Friday, February 21, 2020


Hedy Kielser naked and afraid
 in Ecstasy

The Czech film Ecstasy is a somewhat puzzling film to watch. It is about a bride named Eva who is on her honeymoon with her older husband named Emil and suddenly realizes she doesn't love him and leaves him to go back to the comfort of her family. While swimming and chasing a horse before she is able to get her clothes on she meets a builder who eventually becomes her lover. Emil eventually comes back to try to reconcile with Eva and complications ensue.

Ecstasy director Gustav Machaty and his cinematographer definitely have some cinematic skill with their often offbeat camera angles and slow pacing. The film itself often plays like a silent, with minutes between dialogue even though sound had been around for several years when this film was shot! It's not a bad film now that I think about it, but there's really only one reason it's remembered today.

Heddy Lamar: Eva is played by Austrian Hedy Kiesler, who later became famous in America under the name of Heddy Lamar. Her scene when she is running after her horse in the nude was considered quite scandalous at the time, but it did give her some attention which later led to her emigration to the United States and becoming a star for MGM studios in the 40's.

Heddy Lamar using her body 
in Sampson and Delilah

Samson and Delilah was one of the biggest hits MGM and director Cecil B. Demille had during the 1940's.
Heddy Lamar played the seductive temptress Delilah and she did indeed have looks to kill for...or at least get your haircut for. I actually liked this film more than I thought I would (I think I'm just growing soft for old movies). The final destruction of the temple as well as other action scenes (such as Samson kicking ass with the jawbone of an ass) makes for a pretty good spectacle and Lamar's co-star Victor Mature is able as the mighty Samson. We also have on hand a young Angela Lansbury as Delilah's sister and the always wonderful (to me) George Sanders as the Saran.

Heddy Lamar using her brain
in Bombshell: The Heddy Lamar Story

The last film of my Heddy Lamar triple feature is the documentary Bombshell: The Heddy Lamar Story. This film shows Heddy's rise from a Czech ingenue to a major Hollywood star, her many marriages and the many peaks and valleys of her career before becoming a recluse later in life. 

One of the noted aspects of this documentary is showing Heddy's...brain. She is credited (or maybe not credited enough) with the development of "frequency hopping"to prevent enemy subs and such for picking up on messages delivered to allies during World War II. She and George Antheil were awarded a patent on this in 1942 and was used as a valuable tool in keeping transmissions secret in subsequent years (and wars.)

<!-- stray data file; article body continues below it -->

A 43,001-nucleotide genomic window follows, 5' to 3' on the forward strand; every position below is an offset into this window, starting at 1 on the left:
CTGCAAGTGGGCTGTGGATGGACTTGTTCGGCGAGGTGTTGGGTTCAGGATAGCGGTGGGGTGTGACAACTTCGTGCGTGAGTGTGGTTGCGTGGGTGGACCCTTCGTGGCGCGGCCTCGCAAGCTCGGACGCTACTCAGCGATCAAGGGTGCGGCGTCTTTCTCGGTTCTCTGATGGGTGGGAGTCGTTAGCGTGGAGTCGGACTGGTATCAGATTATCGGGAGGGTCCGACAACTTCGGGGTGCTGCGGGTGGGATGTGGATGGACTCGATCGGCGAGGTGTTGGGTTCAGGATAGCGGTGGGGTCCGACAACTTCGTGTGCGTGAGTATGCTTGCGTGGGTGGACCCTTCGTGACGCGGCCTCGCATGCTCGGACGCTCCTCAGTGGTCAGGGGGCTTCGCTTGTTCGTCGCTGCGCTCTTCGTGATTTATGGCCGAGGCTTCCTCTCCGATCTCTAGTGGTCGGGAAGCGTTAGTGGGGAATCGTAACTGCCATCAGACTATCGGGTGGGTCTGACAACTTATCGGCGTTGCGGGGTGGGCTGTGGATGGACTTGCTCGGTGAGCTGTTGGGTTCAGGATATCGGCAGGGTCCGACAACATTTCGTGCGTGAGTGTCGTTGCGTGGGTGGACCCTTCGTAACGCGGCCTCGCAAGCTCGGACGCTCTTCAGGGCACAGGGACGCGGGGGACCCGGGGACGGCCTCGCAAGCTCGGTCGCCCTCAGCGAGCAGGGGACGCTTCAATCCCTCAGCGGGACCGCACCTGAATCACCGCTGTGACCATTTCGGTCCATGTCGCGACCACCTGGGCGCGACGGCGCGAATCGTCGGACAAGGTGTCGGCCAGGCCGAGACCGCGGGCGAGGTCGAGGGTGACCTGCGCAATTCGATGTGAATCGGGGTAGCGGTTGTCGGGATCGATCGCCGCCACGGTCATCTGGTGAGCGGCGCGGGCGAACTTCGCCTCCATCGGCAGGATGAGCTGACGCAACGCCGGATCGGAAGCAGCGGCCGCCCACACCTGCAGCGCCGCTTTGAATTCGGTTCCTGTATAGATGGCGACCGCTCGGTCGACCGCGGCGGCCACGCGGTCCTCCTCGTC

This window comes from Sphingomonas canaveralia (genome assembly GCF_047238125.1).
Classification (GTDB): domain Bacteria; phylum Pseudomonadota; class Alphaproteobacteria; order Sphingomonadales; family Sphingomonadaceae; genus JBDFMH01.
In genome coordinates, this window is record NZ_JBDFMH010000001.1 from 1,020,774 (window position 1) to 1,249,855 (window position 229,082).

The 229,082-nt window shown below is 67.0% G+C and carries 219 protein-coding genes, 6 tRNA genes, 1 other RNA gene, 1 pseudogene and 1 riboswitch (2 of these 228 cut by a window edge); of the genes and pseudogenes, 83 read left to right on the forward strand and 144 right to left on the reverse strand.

1. I saw Bombshell and wondered why none of her movies made the List. If she was such a big star why had I never heard of her. Samson and Delilah looks like it could have made the List.

  2. Esctasy wasn't terrible but without that notorious scene and the fact that Hedy became a star later it would have completely vanished into the mists of time.

    Samson & Delilah is prototypical De Mille-flashy, overblown, sometimes on the silly side but compulsively watchable. It's not as good as Ten Commandments nor as odd as Madame Satan but a fun ride that apparently printed money on its initial release.

    It's the kind of role that pigeonholed Mature into the "Hunk of Man" title he bore with good humor but obscured the fact that he was a decent actor when given a role that fit his abilities.

    It goes without saying that Hedy is ravishing, she remained so throughout her career and for many years after but it was hardly a challenge. She was handed few of those-H. M. Pulham, Esq. & The Strange Woman and maybe one or two others-but she had a compelling presence on screen whether the part deserved it or not.

    Bombshell was fascinating, frustrating and sad. She possessed so much potential. On the surface it would seem she had everything with that unearthly beauty and smarts as well but that extreme beauty became its own prison and made it impossible for her to be taken seriously as anything but a lovely doll. A pity it eventually ground her down, along with a messy love life, and killed her desire to excel.

  3. Thank you for the comments. Her absence from the list and the recent documentary was my main motivation for including these three films.